Root Insurance, an upstart auto insurance brand, drew a line in the sand earlier this year by committing to dropping credit scores in pricing by 2025. For decades, using one’s financial history has been a major way that insurance companies calculate rates. It’s also considered biased, unfair and discriminatory to under-resourced communities, immigrants and others facing financial hardship.
To announce a new partnership with Nascar driver Bubba Wallace, Root Insurance launched a powerful campaign, “Unapologetic.”
“Root Insurance is doing what is right and making insurance more fair, and I will be proud to drive a car with their colors next season,” said Wallace, who joins the newly established Michael Jordan racing team. “I stand firmly with the goal of eliminating bias from insurance, and I truly believe we can work together to help make the world a better place.”
The narrative of the minute-plus ad from Tool of North America aligns with the theme of progress and Wallace’s experiences as Nascar’s only Black driver at the top-level Cup Series, especially this year when he successfully urged the racing league to ban the Confederate flag at races and consistently promoted Black Lives Matter and other social causes.
Wallace also endured tweets from Donald Trump demanding an apology from the driver after a rope fashioned into a noose was found in his garage at a race in Talladega, Ala. It was later discovered that the rope had been in the garage for some months, but Nascar drivers rallied around Wallace at the race in June. Wallace responded to Trump’s tweet, invoking the hashtag #LoveWins.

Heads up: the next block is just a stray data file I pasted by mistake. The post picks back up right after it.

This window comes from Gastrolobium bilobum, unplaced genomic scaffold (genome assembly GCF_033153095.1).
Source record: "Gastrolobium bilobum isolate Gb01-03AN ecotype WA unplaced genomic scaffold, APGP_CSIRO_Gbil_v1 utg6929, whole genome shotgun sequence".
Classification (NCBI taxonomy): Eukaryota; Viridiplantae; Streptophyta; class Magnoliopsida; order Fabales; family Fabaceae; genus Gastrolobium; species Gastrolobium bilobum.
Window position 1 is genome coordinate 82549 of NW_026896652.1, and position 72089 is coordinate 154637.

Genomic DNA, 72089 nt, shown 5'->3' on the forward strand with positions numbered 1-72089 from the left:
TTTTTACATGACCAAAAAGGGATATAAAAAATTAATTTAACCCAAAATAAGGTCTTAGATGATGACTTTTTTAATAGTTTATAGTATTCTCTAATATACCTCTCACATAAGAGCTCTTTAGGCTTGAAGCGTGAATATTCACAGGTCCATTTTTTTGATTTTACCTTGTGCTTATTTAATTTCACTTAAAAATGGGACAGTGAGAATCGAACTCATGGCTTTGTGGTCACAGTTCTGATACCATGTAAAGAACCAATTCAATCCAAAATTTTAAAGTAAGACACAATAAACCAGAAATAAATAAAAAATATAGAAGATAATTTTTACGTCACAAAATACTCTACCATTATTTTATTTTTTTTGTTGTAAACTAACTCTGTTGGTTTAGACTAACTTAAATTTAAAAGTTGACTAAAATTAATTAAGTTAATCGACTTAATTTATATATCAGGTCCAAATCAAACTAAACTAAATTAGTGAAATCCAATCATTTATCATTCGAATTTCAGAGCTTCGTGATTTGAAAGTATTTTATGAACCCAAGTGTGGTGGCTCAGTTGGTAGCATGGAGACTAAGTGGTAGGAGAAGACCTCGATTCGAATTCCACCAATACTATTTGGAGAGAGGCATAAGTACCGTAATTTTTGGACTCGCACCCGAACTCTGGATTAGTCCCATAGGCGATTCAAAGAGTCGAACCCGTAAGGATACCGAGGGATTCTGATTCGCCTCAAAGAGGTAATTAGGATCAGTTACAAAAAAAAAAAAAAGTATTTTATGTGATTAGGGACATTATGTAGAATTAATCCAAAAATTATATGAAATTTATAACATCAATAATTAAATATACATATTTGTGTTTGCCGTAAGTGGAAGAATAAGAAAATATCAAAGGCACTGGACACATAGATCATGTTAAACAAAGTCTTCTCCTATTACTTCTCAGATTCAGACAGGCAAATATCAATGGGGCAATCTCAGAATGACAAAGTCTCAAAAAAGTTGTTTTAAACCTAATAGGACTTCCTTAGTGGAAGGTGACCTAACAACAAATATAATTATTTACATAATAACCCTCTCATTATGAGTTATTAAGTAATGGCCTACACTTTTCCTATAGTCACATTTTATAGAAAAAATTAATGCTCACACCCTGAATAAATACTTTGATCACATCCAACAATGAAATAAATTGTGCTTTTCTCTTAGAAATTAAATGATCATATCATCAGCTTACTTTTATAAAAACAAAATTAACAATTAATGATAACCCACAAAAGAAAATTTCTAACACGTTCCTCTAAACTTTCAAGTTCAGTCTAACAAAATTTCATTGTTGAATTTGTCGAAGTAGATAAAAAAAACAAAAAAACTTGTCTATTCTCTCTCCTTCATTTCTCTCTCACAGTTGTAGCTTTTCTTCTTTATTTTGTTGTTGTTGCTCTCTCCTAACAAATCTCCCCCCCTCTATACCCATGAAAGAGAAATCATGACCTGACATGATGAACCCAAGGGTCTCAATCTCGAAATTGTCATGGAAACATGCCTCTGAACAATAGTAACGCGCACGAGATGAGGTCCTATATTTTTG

“Getting to know Bubba Wallace and what he stands for made this partnership one that we couldn’t pass up,” said Alex Timm, Root co-founder and CEO. “He is dedicated to standing up for what is right, even when it involves facing adversity.”
The spot was directed by Wesley Walker, who has helmed high-profile work for Adidas, Nike, Shiseido and Tesla. Of Afro-Latino descent, Walker worked closely with Wallace and explained how the creative direction, based in truth, was built.
“What people do not know is what it feels like experientially to walk this path and what it takes to stand for what is right against such intense resistance,” Walker said. “We did this by blurring the lines between narrative cinema and vérité documentary styles—moments of pressure that give us the payoff and context to Bubba’s unwillingness to apologize for something he did not do. The power of Bubba Wallace’s story is that he is standing for change and standing for what is right.”